Portable VMware Player: Can it be Done? And Why Bother?

Portable VMware Player: Can it be Done? And Why Bother?
Page content

The Power of Portable Apps

Application portability is a problem, especially when licensing considerations are at play. After all, some people use multiple computers

on a regular basis (some of them may be publicly accessible) and cannot legally or practically install their applications on each one of them.

Portable Apps is one of the leading Internet sites dedicated to techniques for creating and distributing portable applications that reside entirely on portable media such as a USB flash drive, external hard drive, or a CD ROM or DVD ROM disk.

By locating all the files an application needs on a removable drive, users can transport their applications with them wherever they go and have the same settings and options available to them even when the applications are not installed on the host machine.

Although the concept of a portable application sounds simple, significant changes to the way an application operates is often required. This is especially true regarding Windows applications because they are notorious for creating numerous registry hives and loading many dll, ini, and other supporting files on the host’s hard drive to facilitate their operation. A portable application will make no changes to the host machine, meaning that all the file resources required to run it must be contained on the portable drive or disk.

Image Credit: Wikimedia Commons/Msgj

About VMware Player

VMware Player is a free application that users can download from the VMware Web site. This application allows users to run VMware compatible virtual machines. This technology enables users to run multiple operating systems within their Linux or Windows environment and isolate applications from their host system. For example, a Windows machine with VMware Player installed could run a virtual computer equipped with an operating system from Apple.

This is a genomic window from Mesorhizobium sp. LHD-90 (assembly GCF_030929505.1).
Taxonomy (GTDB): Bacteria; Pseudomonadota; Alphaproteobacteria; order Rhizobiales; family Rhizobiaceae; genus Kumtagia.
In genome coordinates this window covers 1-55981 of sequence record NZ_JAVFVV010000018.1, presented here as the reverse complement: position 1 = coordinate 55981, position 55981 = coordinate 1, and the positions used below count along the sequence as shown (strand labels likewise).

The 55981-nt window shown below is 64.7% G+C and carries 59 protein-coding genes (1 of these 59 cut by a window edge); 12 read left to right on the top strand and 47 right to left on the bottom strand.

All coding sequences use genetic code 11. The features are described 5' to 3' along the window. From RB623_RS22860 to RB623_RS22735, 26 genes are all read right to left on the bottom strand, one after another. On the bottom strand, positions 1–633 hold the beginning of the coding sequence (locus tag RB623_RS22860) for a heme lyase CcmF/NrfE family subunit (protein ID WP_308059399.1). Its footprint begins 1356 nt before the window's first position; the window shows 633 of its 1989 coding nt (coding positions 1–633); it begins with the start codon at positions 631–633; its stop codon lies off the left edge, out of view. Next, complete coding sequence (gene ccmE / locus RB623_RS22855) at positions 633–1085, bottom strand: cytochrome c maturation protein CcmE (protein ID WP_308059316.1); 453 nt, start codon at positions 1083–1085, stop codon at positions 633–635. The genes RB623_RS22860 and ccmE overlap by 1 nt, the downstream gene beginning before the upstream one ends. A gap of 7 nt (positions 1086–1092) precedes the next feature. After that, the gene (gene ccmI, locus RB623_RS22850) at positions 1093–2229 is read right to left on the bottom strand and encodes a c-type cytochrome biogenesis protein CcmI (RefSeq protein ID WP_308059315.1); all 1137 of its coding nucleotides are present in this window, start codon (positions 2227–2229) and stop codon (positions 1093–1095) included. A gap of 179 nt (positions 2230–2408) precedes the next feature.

Another use for VMware Player could be to segregate Web browser activity from the local machine to guard against virus and malware infection.

A Portable VMWare Player

Creating an official distributable portable VMware player may be problematic from a licensing or intellectual property standpoint, so be sure to check your compliance before attempting to create a portable VMware player.

Another thing to consider about creating a portable VMware Player is the number of .dll and .exe files, registry entries, and virtual drivers that the program requires to be loaded on the local machine. Because of this, solutions such as the VMware ThinApp solution will not work.

Because of the requirements of the VMware Player, the best chance of creating a portable version of the application is to load it as part of a “live” CD, external hard drive, or flash drive that loads a version of Linux (such as Knoppix) or Windows (such as Windows PE). This way, the VMware Player has access to a portable registry and hardware resources without accessing the operating system on the host machine.


Though intriguing, the concept of a portable VMware Player application is one that has little benefit, especially for the effort required to make it possible. Even if a bootable “live” CD ROM or external hard drive was fitted with VMware Player, the possibility exists that hardware differences between host machines would render the application inoperable. Also, the speed of the virtual machine running under the portable VMware Player would likely be impaired, especially when run from CD ROM or flash media.

VMware appliances and virtual machines will probably work better if the VMware Player application is installed directly on the host computer. This will work only for cases where sufficient access rights are available for the user. Virtual machine images can then be easily transported on portable media, allowing users access to personalized environments on multiple machines.

Users wishing to have a truly portable player together with their virtual machines on portable media should consider trying alternative solutions such as Virtual Box or QEMU that may be more conducive to the concept of portability.